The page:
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    The department I work in had "personnel" tacked onto the end of our name, and then recently replaced it with "affairs." I asked my co-workers why (it was before my time), and they said that orders came from on high that the word personnel denoted "paper-pushers" and simple administrative data entry work, while affairs was more inclusive and all-encompassing of the various services we provide.
     
  11. Tora Ziyal

    Tora Ziyal Rear Admiral Rear Admiral

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    In Baltimore, it often still is, though not by... um... the more educated of us. :lol:
     
  12. rhubarbodendron

    rhubarbodendron Commodore Commodore

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    :guffaw: Marry me!!!


    In my native language there have been quite a lot of changes too, in the last decades. There is a massive tendency away from educated expressions and towards lower class vocabulary. - Hmm, this sounds quite a bit snobbish, but I am not certain how else to put it.

    When I was a kid, a bomb would detonate. Now it blows up, even in the most posh newspaper or TV station.

    Frankly, this angers me quite a bit. All the time our politicians complain about how stupid their voters are (they ought to thank heavens for that, else they wouldn't have gotten elected!) and that many people are not even able to speak a single grammatically correct sentence (sad but indeed true). But if all media attempt to surpass each other in using the lowest language level, how are people supposed to learn proper use of language? How are they to discover the many possibilities and facettes our language offers? Not to mention the simple beauty that can be in a well-put phrase?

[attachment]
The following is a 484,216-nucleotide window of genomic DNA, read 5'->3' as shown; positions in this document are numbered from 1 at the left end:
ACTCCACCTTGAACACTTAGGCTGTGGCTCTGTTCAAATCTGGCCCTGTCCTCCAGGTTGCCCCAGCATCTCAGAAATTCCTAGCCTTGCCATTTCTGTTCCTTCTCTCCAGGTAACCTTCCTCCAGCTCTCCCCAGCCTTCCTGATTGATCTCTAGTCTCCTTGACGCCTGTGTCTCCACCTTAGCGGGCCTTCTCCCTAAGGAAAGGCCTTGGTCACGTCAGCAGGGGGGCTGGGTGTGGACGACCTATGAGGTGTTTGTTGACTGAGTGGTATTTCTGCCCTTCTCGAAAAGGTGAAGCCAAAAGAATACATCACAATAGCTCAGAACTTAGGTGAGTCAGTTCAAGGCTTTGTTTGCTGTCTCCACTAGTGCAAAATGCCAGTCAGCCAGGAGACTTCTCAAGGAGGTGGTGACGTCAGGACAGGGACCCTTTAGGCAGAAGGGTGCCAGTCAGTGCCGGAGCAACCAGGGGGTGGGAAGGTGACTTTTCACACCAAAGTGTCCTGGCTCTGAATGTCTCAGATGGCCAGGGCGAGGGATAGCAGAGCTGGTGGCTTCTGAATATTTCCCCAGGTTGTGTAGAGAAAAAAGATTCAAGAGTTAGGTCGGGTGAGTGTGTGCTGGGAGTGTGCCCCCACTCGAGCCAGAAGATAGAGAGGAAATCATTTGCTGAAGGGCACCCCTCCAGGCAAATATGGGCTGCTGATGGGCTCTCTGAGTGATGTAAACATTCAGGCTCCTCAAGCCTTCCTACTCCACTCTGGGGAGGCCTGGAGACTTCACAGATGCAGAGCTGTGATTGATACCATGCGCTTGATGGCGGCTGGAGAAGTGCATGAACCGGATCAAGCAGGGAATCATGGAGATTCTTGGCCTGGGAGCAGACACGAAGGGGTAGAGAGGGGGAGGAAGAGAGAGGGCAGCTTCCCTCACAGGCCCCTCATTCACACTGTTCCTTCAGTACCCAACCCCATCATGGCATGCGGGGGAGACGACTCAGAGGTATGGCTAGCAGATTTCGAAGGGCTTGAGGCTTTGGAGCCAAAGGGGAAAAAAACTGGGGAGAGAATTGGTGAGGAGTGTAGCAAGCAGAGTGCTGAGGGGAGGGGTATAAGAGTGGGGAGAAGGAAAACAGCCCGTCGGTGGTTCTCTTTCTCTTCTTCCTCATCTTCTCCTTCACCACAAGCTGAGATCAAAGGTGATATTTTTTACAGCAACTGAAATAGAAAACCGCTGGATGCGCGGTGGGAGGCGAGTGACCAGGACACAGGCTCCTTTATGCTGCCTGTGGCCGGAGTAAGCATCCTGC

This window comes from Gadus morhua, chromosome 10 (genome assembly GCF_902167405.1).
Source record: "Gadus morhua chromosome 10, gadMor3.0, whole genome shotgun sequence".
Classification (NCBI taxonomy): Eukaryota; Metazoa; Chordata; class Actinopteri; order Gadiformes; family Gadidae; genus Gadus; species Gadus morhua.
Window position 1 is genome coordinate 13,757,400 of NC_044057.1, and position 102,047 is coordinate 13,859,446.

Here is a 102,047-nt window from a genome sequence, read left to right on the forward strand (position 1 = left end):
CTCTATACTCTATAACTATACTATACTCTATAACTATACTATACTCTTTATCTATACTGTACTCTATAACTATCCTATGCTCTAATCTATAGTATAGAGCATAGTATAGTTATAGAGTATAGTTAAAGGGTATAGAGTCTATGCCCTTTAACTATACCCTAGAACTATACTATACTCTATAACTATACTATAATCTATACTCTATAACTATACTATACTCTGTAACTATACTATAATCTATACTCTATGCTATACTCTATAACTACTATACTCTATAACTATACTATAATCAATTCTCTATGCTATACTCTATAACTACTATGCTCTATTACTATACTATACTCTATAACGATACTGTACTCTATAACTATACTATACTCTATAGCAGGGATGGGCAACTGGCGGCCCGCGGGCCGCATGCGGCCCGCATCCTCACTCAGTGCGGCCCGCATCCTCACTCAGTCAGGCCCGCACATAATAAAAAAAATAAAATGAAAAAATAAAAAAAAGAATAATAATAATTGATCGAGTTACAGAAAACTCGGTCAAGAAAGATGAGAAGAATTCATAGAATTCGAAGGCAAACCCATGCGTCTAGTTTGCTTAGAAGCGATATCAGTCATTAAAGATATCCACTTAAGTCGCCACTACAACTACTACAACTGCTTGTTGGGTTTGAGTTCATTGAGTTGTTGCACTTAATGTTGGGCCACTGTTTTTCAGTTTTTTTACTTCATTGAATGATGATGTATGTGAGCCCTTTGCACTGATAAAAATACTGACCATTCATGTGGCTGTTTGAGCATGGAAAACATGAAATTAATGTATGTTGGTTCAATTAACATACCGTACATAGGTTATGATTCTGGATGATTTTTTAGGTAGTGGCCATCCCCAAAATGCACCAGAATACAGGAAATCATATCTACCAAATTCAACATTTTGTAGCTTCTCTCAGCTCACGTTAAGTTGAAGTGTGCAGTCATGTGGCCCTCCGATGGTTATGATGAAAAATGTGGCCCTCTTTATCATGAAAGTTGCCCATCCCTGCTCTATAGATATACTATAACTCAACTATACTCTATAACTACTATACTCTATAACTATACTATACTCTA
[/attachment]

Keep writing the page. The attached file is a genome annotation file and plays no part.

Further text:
150 years ago we were labelled "the people of poets and thinkers". Now we are the people of stammerers and nitwits! And it appears to become a global trend :(
     
  13. Deckerd

    Deckerd Fleet Arse Premium Member

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    Detonate is a Latin word with the same origins as Iguana's second name. Blow and up go straight back to Old English and thus have a far longer pedigree. In any case the word of preference is explode.
     
  14. thestrangequark

    thestrangequark Admiral Admiral

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    ^I'm learning so much from you in this thread, it is awesome.
     
  15. iguana_tonante

    iguana_tonante Admiral Admiral

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    I wonder if I should sign my posts with iguana_detonante because I am, indeed, da bomb.
     
  16. rhubarbodendron

    rhubarbodendron Commodore Commodore

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    Please don't. I'd never get the picture out of my head. An exploded Iguana would look even worse than a hedgehog run over by a car.
     
  17. iguana_tonante

    iguana_tonante Admiral Admiral

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  18. Colonel Midnight

    Colonel Midnight Vice Admiral Admiral

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    I think the one current trend that irks me the most right now is the whole "Fail" thing... *Gag*

    'Failure' or 'failed', come on folks!

    Cheers,
    -CM-

    P/S Plus, I'll be grumpy and add in the "Hecka this" or "Hella that" tendency. :-P
     
  19. M'Sharak

    M'Sharak Definitely Herbert. Maybe. Moderator

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    Or... a shortened form of (the more or less grammatically-correct) "You fail," which seems to be where the meme had its origin, 10-plus years ago.
     
  20. rhubarbodendron

    rhubarbodendron Commodore Commodore

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    apparently, the old Tech-Admin wisdom goes for languages as well:
    If you make it idiot-proof someone will upgrade the idiot.

    I have to admit, however, that I enjoy the fail-blog, even though it's grammatically (and sometimes even politically) incorrect.